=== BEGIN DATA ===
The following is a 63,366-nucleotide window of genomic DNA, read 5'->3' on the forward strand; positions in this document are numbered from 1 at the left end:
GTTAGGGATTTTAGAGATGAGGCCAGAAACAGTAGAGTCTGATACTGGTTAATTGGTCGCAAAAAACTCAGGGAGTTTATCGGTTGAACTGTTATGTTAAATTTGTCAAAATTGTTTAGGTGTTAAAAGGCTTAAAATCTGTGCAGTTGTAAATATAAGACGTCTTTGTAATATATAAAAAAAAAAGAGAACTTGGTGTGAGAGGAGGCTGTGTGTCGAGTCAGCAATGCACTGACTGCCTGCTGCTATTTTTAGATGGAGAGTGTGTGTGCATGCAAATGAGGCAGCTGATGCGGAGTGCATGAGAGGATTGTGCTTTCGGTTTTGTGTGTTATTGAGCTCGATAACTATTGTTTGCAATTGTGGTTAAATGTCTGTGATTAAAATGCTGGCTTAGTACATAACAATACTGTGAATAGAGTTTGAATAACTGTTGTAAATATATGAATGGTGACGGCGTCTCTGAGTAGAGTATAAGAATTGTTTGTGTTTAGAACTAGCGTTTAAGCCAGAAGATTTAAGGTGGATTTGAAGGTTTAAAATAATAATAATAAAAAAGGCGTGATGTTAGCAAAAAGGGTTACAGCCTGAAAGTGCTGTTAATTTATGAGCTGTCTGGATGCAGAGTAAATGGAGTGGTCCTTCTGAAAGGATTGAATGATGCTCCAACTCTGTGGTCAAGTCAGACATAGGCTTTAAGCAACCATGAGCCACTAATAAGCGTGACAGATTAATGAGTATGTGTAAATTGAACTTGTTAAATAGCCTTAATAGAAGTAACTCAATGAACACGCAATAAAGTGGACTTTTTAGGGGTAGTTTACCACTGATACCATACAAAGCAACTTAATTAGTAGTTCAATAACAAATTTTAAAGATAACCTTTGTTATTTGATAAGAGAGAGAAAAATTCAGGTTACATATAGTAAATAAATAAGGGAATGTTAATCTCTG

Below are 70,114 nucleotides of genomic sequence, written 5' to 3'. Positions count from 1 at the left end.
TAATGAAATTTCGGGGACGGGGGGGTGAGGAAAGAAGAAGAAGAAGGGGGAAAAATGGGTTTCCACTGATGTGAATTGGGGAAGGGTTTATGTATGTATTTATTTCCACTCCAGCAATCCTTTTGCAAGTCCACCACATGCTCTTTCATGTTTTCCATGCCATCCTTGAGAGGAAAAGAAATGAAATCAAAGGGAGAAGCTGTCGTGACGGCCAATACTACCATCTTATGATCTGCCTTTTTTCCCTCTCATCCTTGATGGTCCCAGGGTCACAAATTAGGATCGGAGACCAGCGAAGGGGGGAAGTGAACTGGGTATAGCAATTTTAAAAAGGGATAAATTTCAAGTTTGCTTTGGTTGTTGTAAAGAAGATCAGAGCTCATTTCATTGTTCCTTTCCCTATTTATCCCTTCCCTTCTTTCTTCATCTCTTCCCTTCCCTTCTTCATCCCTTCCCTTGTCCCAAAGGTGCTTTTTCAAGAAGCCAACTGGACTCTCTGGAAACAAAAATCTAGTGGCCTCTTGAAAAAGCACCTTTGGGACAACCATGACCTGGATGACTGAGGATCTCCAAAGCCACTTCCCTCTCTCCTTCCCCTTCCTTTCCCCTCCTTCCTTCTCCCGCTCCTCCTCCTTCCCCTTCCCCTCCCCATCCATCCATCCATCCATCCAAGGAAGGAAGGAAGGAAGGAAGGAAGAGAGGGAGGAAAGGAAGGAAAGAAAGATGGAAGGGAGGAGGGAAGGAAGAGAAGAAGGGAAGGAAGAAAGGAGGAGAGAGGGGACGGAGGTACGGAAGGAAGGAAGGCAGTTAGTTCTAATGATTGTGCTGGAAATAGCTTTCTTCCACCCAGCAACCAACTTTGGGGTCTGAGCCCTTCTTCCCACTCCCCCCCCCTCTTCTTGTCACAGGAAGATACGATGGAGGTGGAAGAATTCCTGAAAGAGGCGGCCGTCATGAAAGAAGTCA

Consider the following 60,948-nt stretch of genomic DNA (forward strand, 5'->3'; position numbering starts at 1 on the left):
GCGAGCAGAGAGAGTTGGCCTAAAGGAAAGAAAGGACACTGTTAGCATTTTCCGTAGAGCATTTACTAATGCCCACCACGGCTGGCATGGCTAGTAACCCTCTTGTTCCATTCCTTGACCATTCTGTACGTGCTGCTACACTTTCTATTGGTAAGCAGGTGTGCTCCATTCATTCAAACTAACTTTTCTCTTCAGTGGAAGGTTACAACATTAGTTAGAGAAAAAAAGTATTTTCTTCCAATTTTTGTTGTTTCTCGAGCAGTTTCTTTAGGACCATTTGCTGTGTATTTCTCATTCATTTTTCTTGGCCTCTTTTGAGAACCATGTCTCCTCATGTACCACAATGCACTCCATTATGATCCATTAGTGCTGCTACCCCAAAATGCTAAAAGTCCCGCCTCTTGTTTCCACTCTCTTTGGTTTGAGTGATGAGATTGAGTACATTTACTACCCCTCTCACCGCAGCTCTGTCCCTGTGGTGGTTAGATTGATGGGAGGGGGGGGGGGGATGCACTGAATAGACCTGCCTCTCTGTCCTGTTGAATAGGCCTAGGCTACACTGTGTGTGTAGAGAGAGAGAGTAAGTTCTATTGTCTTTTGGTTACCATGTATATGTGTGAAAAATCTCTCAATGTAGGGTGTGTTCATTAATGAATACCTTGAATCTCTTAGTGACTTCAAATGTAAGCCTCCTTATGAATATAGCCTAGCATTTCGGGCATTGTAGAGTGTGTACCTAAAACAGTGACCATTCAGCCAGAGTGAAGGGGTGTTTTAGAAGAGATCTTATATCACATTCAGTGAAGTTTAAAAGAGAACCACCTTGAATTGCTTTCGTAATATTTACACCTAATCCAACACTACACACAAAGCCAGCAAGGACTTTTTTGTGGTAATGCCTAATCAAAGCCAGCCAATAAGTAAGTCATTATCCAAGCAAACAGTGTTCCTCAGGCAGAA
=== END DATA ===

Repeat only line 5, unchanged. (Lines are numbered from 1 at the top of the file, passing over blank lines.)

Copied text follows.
Consider the following 60,948-nt stretch of genomic DNA (forward strand, 5'->3'; position numbering starts at 1 on the left):